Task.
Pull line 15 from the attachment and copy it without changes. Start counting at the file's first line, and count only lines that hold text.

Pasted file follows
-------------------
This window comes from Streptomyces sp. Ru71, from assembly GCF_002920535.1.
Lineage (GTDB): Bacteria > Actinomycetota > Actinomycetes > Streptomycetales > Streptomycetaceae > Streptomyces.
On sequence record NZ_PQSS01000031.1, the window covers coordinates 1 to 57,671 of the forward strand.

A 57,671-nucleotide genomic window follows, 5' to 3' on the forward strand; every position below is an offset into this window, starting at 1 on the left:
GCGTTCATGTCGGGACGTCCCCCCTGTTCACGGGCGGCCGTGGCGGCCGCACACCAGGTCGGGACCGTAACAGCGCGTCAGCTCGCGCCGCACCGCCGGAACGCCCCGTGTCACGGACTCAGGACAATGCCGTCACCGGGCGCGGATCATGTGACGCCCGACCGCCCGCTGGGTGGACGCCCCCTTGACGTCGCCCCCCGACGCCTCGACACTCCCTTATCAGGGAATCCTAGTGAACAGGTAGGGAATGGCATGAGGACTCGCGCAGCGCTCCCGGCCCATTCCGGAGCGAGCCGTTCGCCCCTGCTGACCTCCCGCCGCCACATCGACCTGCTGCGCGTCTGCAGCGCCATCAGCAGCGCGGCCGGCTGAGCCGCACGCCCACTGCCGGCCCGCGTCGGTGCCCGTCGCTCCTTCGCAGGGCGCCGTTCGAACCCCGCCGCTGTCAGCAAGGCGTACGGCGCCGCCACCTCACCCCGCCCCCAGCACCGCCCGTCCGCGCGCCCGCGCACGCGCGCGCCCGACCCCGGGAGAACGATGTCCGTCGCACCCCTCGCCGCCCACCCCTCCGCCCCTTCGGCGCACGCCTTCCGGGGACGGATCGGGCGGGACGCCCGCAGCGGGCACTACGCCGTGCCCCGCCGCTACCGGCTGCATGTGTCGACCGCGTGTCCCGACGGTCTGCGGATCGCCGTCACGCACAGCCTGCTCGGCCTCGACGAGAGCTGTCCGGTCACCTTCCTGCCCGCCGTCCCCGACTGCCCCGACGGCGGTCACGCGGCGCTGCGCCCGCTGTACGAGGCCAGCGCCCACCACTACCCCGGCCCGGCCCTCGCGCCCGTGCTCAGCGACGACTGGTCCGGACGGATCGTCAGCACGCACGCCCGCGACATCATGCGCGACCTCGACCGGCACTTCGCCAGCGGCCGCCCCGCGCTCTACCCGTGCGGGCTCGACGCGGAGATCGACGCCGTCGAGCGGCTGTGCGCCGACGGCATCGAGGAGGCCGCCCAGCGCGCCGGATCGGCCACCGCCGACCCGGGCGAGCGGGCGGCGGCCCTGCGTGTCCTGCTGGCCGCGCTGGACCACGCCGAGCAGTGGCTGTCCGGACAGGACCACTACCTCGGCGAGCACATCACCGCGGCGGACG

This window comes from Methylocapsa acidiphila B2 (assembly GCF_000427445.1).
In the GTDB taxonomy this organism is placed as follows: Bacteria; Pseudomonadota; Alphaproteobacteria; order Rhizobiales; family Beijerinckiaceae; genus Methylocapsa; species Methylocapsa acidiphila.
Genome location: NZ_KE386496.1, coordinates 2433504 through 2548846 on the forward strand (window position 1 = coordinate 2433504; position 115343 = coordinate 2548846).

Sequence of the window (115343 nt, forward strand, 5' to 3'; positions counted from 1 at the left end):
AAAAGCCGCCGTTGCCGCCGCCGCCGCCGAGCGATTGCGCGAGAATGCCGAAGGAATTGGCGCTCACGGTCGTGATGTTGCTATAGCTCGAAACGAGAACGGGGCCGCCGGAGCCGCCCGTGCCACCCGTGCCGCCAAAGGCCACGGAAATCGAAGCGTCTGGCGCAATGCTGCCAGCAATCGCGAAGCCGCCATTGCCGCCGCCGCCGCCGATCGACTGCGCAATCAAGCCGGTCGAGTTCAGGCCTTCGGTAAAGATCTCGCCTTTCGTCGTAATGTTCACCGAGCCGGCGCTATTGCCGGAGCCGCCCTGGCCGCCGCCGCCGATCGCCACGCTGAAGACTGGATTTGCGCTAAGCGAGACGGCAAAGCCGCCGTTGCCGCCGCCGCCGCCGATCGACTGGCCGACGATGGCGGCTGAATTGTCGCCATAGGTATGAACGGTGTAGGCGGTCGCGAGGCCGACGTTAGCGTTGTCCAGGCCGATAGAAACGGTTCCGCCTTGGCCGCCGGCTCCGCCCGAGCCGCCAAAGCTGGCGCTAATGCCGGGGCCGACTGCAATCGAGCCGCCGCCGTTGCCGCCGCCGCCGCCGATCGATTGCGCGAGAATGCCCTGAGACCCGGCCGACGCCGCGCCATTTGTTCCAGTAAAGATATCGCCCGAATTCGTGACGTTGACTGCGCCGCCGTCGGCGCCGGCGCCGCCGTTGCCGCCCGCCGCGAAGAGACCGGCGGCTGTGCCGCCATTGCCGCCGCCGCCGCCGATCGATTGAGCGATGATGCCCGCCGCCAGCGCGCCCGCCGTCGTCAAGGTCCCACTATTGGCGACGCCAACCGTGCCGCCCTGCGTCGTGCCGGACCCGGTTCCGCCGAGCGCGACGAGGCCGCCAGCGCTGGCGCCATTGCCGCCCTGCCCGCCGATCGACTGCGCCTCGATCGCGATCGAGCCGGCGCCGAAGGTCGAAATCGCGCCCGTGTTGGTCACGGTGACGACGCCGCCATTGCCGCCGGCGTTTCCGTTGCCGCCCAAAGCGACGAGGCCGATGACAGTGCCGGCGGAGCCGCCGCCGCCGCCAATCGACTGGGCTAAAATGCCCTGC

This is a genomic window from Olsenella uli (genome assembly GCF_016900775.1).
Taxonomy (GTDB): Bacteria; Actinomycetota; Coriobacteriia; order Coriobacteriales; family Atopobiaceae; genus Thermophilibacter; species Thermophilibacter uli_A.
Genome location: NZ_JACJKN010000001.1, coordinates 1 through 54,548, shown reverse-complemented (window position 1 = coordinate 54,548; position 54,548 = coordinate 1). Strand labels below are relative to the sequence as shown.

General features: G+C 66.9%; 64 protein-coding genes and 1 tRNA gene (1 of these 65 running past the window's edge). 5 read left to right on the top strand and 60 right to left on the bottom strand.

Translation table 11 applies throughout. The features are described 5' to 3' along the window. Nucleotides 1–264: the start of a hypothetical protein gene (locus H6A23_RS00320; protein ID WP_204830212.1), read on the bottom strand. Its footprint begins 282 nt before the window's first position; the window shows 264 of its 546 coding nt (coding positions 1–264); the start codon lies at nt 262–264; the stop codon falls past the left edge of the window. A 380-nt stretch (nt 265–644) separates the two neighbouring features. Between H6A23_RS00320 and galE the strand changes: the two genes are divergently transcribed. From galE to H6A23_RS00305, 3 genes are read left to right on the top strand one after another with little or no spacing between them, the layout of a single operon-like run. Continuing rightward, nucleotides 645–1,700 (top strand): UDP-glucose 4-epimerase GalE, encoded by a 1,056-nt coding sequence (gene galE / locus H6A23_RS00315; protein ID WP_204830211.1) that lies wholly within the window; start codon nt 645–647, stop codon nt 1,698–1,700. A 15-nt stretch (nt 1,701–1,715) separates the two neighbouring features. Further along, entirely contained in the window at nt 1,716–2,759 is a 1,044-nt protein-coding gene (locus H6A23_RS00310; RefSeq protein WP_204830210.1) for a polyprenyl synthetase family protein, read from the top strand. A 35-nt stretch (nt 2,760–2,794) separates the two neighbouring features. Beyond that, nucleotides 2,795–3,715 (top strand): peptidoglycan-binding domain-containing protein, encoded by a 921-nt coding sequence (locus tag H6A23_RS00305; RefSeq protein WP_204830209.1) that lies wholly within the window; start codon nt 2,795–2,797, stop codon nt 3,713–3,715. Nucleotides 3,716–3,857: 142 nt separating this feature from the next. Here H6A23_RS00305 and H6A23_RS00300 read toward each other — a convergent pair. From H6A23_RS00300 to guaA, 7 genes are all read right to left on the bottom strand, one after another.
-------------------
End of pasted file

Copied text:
Translation table 11 applies throughout. The features are described 5' to 3' along the window. Nucleotides 1–264: the start of a hypothetical protein gene (locus H6A23_RS00320; protein ID WP_204830212.1), read on the bottom strand. Its footprint begins 282 nt before the window's first position; the window shows 264 of its 546 coding nt (coding positions 1–264); the start codon lies at nt 262–264; the stop codon falls past the left edge of the window. A 380-nt stretch (nt 265–644) separates the two neighbouring features. Between H6A23_RS00320 and galE the strand changes: the two genes are divergently transcribed. From galE to H6A23_RS00305, 3 genes are read left to right on the top strand one after another with little or no spacing between them, the layout of a single operon-like run. Continuing rightward, nucleotides 645–1,700 (top strand): UDP-glucose 4-epimerase GalE, encoded by a 1,056-nt coding sequence (gene galE / locus H6A23_RS00315; protein ID WP_204830211.1) that lies wholly within the window; start codon nt 645–647, stop codon nt 1,698–1,700. A 15-nt stretch (nt 1,701–1,715) separates the two neighbouring features. Further along, entirely contained in the window at nt 1,716–2,759 is a 1,044-nt protein-coding gene (locus H6A23_RS00310; RefSeq protein WP_204830210.1) for a polyprenyl synthetase family protein, read from the top strand. A 35-nt stretch (nt 2,760–2,794) separates the two neighbouring features. Beyond that, nucleotides 2,795–3,715 (top strand): peptidoglycan-binding domain-containing protein, encoded by a 921-nt coding sequence (locus tag H6A23_RS00305; RefSeq protein WP_204830209.1) that lies wholly within the window; start codon nt 2,795–2,797, stop codon nt 3,713–3,715. Nucleotides 3,716–3,857: 142 nt separating this feature from the next. Here H6A23_RS00305 and H6A23_RS00300 read toward each other — a convergent pair. From H6A23_RS00300 to guaA, 7 genes are all read right to left on the bottom strand, one after another.